The Flying Wing team had to reverse engineer every single piece of the plane from scraps and some black and white photos a volunteer had rescued from Northrop's garbage dumpster. Underland had no drawings for either the top half of the S-38's fuselage or its landing gear and had to create all those parts from photos, by hand. Seaborn went so far as to hike into a wreck site in the middle of a mosquito-infested wilderness area, backpacking out again with 80 pounds of parts critical to the restoration project.

But hard work isn't the only thing that made the restorations possible. For hard work doesn't make irreplaceable parts show up out of nowhere, or create engineering drawings where none exist.

Explain, for example, how Seaborn found an elevator for the Universal, when no drawings could be found, and drawings for the rudder, when no rudder could be found. Or why, exactly, he somehow managed to dig up drawings for only one landing gear strut, but then found the other gear strut itself-and only the other gear strut-in all the time he collected parts and worked on the airplane. And then figure out exactly what the odds must be on the following sequence of events transpiring as it did:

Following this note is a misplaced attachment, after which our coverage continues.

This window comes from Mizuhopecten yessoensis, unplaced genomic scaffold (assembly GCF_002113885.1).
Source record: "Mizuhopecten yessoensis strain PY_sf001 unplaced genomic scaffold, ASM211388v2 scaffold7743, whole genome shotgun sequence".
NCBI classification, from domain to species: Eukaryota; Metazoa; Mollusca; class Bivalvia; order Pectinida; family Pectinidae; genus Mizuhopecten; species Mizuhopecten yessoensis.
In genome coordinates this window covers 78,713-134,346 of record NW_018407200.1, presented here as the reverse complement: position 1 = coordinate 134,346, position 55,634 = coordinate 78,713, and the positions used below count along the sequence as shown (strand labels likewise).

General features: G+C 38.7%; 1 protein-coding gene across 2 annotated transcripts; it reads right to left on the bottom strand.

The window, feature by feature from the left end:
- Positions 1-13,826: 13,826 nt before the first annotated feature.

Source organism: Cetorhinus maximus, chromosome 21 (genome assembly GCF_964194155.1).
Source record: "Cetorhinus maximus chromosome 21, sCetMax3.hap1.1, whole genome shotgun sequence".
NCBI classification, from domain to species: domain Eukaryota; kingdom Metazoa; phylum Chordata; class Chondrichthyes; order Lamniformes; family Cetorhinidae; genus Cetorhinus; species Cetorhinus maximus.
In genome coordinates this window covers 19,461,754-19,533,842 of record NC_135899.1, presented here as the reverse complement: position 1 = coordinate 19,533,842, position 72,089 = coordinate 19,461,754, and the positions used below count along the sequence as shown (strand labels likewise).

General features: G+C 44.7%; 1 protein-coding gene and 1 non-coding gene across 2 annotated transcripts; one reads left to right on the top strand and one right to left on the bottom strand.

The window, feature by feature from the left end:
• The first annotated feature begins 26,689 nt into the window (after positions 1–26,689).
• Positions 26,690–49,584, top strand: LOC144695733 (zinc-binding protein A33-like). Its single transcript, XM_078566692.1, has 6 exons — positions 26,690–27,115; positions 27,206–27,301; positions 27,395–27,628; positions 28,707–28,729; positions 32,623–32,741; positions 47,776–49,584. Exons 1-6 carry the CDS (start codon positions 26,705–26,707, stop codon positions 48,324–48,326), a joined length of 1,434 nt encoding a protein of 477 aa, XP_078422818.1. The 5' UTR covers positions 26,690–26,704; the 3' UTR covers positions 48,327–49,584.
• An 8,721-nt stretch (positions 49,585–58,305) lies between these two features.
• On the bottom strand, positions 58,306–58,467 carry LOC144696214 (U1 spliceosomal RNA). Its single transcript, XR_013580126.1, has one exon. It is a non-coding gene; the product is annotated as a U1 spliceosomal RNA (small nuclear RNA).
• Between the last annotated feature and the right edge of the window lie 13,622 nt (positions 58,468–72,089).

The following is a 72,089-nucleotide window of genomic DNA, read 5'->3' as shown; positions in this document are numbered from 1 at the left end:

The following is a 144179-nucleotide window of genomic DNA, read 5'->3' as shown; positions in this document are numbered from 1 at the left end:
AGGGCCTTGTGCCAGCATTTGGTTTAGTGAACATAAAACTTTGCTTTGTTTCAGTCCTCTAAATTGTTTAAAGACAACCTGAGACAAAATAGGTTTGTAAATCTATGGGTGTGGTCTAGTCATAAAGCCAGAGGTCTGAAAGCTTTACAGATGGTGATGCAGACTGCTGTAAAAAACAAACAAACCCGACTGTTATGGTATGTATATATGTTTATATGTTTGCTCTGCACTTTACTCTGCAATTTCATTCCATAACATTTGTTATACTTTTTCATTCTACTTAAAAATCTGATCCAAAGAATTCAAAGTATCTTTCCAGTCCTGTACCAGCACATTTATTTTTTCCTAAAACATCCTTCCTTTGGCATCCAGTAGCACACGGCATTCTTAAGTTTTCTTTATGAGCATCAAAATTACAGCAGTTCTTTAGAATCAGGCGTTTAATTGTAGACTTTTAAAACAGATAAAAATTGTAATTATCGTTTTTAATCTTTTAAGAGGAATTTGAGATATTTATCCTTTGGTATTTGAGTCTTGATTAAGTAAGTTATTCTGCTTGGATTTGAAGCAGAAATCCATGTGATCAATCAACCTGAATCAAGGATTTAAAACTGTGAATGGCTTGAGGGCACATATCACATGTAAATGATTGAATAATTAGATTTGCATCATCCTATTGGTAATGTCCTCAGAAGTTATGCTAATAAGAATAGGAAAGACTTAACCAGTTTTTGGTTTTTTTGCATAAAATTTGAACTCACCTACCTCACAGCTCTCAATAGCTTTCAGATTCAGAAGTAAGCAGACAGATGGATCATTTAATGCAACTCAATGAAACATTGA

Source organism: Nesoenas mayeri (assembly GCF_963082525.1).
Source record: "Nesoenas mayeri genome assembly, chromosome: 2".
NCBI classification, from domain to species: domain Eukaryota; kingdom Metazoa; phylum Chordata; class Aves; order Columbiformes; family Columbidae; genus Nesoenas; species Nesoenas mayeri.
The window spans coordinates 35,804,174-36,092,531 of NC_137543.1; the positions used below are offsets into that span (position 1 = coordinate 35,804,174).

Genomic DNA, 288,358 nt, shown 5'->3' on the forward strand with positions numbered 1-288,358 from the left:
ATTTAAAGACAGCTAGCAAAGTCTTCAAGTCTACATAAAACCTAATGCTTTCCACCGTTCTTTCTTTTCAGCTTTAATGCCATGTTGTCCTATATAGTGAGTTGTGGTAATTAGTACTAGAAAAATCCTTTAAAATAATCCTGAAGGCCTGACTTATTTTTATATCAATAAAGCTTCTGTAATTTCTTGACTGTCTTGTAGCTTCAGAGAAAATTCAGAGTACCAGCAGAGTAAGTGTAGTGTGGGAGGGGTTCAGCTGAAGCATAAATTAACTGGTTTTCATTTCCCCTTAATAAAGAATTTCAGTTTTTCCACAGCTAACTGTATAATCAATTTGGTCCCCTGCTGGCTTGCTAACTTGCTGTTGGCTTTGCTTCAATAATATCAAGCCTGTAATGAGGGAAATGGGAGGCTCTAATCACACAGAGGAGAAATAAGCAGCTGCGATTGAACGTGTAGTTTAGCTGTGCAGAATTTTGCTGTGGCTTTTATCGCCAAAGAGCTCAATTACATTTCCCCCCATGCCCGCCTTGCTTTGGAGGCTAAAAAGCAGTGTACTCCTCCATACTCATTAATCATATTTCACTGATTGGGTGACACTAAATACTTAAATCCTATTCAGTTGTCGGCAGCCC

In 1937, a Fokker Universal crashed in the Canadian woods. Twenty-eight years later, a hunter being chased by a bear inadvertently stumbled on the wreckage as he fled frantically away from his intended path. Twenty years after that, Bob Cameron-the man who convinced Seaborn to undertake the Universal's restoration-happened to run into that very same hunter, who not only remembered the airplane, but remembered how to find it again and led Cameron and Seaborn to the wreckage.

While we're at it, what are the chances that an EAA member would happen to get access to an obscure warehouse in Glendale, California, once upon a time, and notice an odd pair of structures holding up an attic storage space and decide that they must be pieces from a Sikorsky S-38 flying boat? Or that years later, he would see a notice posted by Underland seeking S-38 parts and call him, insisting that he knew where a set of tail booms were? And explain how it happened that just as the Flying Wing volunteers realized that they needed the help of a skilled aircraft electrician, a guy pulled up in front of the hangar on a motorcycle, shut down the engine, announced that he was an aircraft electrician who worked at Grumman and asked if they needed any help.

Put together all those impossible coincidences and happenstances, and you might just begin to believe that there's a patron saint of sacred old flying machines-or maybe just a guardian angel who looks out for romantics, dreamers, and beautiful old airplanes whose souls still want to fly. For all I know, the original pilots of the machines themselves might be sitting out there somewhere, nudging people and parts in the right directions to bring their beloved airships back to life. The universe is, after all, an infinitely complex and mysterious place, and the day I decide that I know how it all works, I fully expect some cosmic hand to come and slap me upside my head for my hubris.